In all of these, we were able to intercept these thought patterns to speak the truth about science, God’s sovereignty, friendships, and who we are because of Christ’s life, death, and resurrection. We welcome those misinformed children to start these conversations with our daughters so that we can seize them, replacing them with truth instead. We are likewise grateful for their friends, family members, teachers, friends’ parents, elders from our church, and good books that present truth to them that grips them instantly or reinforces something we’ve spoken to them their whole life. We were meant to do life together, and the masons had different jobs than the painters on the Cologne Cathedral.
Structural Heart Changes
Secondly, major structural changes to a building do not happen overnight. Similarly, significant changes to a child’s heart do not either. We can easily get caught up in the dangerous hypothetical question game and cry with bewilderment; how many times do I have to tell you?!
Conviction can happen in a moment—a child realizes his need for a Savior from himself. I truly believe what Scripture shares in 2 Corinthians 5:17 that at that moment, he is a new creation, for the old flesh is gone, replaced with Christ’s redemption. However—every new creation needs practice with its new legs, wings, or fins. They may know how to use them, but using them efficiently takes time.
The same is true with growing our children into spiritual maturity. My daughters have experienced sanctification in many things, some of which seem to be a natural progression of aging. They no longer try to bite or hit out of anger. They do not try to put sharp objects into light sockets. And two of the three no longer scream to get what they want—the baby of our family still needs to exercise her wings with this area.
But it took time, intentionality, prayer, and consistency on our part. One of ours is very good at restraining her words. Another one can quickly bring tears of shock and dejection to your eyes with her foolish and careless speech. Some have a naturally developed work ethic, while other kids are prone to laziness. We know all of this to be true because the same is true for us as parents—we are still a work in progress. But the kicker is the work. We cannot say that our child is “struggling with so and so sin” if they are not genuinely struggling with it. Are we ushering them into a posture of training their minds and hearts on God’s Word to combat Satan’s lies here? What about modeling confession and repentance for them? This surely is slow work.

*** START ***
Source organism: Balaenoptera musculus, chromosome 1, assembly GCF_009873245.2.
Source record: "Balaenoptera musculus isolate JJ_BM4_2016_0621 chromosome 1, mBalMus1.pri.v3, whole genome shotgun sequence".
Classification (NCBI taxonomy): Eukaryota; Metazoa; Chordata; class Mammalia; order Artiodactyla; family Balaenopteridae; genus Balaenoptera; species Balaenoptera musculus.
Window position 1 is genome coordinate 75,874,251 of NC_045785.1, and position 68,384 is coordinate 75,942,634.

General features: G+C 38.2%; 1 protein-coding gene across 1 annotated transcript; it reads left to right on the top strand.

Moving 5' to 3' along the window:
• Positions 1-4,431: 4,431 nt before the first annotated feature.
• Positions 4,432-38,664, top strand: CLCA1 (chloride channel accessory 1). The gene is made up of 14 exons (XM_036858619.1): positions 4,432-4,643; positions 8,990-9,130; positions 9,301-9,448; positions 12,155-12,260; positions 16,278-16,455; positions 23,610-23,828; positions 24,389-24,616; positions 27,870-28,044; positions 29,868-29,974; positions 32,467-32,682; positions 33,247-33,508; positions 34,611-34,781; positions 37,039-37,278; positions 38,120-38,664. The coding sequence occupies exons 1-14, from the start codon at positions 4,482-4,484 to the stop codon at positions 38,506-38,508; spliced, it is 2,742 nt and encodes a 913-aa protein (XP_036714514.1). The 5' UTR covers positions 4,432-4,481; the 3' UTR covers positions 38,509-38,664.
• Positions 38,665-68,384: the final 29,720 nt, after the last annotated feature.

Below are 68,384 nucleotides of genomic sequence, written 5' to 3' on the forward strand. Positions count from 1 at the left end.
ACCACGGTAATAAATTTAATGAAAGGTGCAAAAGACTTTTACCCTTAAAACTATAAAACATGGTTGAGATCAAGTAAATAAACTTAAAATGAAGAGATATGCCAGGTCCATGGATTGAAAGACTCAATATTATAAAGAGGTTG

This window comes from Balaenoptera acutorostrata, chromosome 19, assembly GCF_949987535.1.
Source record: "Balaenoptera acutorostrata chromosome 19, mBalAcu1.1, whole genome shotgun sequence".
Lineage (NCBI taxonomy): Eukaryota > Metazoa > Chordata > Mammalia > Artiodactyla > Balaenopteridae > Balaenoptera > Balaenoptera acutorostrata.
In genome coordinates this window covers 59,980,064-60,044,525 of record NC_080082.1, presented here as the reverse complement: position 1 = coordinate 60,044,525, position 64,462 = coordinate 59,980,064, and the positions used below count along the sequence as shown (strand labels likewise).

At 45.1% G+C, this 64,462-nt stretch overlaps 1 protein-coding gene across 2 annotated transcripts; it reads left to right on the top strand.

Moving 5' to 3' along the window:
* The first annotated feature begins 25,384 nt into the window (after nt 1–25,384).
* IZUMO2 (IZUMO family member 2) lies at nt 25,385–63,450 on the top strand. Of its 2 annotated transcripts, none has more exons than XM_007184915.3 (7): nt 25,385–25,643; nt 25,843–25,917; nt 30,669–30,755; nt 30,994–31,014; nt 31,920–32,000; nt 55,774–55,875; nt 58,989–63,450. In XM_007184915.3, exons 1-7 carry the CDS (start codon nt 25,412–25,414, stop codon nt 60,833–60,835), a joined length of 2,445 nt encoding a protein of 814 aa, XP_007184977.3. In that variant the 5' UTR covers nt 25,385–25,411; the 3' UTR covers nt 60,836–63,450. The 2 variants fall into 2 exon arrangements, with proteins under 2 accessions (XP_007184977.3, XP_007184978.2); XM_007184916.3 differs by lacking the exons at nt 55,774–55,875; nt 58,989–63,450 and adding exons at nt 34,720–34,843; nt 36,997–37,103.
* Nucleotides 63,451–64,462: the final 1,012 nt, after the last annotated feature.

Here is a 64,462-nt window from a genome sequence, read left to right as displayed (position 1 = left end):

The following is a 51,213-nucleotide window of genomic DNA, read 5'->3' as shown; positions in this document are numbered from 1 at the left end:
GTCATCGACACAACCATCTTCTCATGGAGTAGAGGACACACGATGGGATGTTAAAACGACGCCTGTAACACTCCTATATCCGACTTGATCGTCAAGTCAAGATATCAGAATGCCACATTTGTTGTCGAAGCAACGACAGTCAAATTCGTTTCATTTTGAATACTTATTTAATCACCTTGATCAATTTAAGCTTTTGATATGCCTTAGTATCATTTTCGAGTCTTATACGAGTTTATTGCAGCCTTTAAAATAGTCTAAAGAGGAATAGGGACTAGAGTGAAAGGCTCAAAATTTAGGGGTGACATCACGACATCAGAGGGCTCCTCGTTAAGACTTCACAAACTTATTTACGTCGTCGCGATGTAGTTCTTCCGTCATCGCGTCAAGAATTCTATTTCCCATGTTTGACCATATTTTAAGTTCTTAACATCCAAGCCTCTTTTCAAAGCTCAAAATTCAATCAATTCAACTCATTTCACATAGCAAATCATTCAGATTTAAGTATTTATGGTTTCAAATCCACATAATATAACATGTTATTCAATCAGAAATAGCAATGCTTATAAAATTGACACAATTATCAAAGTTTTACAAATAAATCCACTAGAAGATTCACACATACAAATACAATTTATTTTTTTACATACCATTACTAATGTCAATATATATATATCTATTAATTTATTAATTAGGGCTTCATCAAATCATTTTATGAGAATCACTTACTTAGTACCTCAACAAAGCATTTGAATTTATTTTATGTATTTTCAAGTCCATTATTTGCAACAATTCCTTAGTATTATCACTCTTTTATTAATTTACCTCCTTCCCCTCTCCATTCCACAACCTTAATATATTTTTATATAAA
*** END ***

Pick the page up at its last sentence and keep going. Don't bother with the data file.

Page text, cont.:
We certainly do believe Philippians 1:6, “And I am sure of this, that he who began a good work in you will bring it to completion at the day of Jesus Christ” (ESV). And it is at the glorification of Christ that our cathedrals will be fully finished.
Photo credit: © Unsplash/Xuan Nguyen
Kate Stevens is a worshiper, wife, and mom, and with the help of the Lord, that is her hierarchy of work. Beyond this, she works with the youth and children at her church and edits as a freelancer. She enjoys reading, writing, running, cooking, and practicing thinking pure and lovely things.
After being unsure if they ever wanted children, the Lord eventually blessed Kate and her husband Clint after nearly three years of waiting. They welcomed their first daughter in 2011, another daughter in 2013, and yet another daughter in 2016. Kate considers this her most time-consuming, emotion-full, sanctifying, not always pretty but trusting in the Lord’s plan, and blessed work. Stuck in a house with four females, her husband Clint consistently reminds Kate of her identity and union in Christ.
You can read more of Kate's work here.